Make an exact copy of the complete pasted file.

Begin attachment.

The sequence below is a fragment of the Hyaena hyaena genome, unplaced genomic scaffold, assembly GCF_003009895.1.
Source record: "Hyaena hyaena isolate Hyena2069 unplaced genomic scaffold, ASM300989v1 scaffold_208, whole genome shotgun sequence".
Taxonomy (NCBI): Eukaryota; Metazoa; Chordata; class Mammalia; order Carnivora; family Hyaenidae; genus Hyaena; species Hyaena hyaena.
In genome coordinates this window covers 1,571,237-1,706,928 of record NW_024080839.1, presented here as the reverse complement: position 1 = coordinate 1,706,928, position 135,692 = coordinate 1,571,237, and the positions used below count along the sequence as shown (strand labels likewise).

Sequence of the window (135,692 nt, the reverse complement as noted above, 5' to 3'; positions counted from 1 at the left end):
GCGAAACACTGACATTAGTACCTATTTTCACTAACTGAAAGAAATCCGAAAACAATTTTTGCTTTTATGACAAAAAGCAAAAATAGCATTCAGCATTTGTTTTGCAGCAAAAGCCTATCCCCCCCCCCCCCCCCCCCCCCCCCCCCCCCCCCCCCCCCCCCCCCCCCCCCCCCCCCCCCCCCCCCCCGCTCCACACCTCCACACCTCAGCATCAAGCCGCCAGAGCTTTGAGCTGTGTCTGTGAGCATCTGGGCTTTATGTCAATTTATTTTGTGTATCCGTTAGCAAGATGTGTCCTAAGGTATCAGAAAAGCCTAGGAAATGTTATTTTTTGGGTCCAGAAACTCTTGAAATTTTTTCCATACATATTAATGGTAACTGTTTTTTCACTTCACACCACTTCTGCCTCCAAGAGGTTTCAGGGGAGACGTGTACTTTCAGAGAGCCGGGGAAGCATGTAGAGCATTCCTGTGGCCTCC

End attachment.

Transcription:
The sequence below is a fragment of the Hyaena hyaena genome, unplaced genomic scaffold, assembly GCF_003009895.1.
Source record: "Hyaena hyaena isolate Hyena2069 unplaced genomic scaffold, ASM300989v1 scaffold_208, whole genome shotgun sequence".
Taxonomy (NCBI): Eukaryota; Metazoa; Chordata; class Mammalia; order Carnivora; family Hyaenidae; genus Hyaena; species Hyaena hyaena.
In genome coordinates this window covers 1,571,237-1,706,928 of record NW_024080839.1, presented here as the reverse complement: position 1 = coordinate 1,706,928, position 135,692 = coordinate 1,571,237, and the positions used below count along the sequence as shown (strand labels likewise).

Sequence of the window (135,692 nt, the reverse complement as noted above, 5' to 3'; positions counted from 1 at the left end):
GCGAAACACTGACATTAGTACCTATTTTCACTAACTGAAAGAAATCCGAAAACAATTTTTGCTTTTATGACAAAAAGCAAAAATAGCATTCAGCATTTGTTTTGCAGCAAAAGCCTATCCCCCCCCCCCCCCCCCCCCCCCCCCCCCCCCCCCCCCCCCCCCCCCCCCCCCCCCCCCCCCCCCCCCCGCTCCACACCTCCACACCTCAGCATCAAGCCGCCAGAGCTTTGAGCTGTGTCTGTGAGCATCTGGGCTTTATGTCAATTTATTTTGTGTATCCGTTAGCAAGATGTGTCCTAAGGTATCAGAAAAGCCTAGGAAATGTTATTTTTTGGGTCCAGAAACTCTTGAAATTTTTTCCATACATATTAATGGTAACTGTTTTTTCACTTCACACCACTTCTGCCTCCAAGAGGTTTCAGGGGAGACGTGTACTTTCAGAGAGCCGGGGAAGCATGTAGAGCATTCCTGTGGCCTCC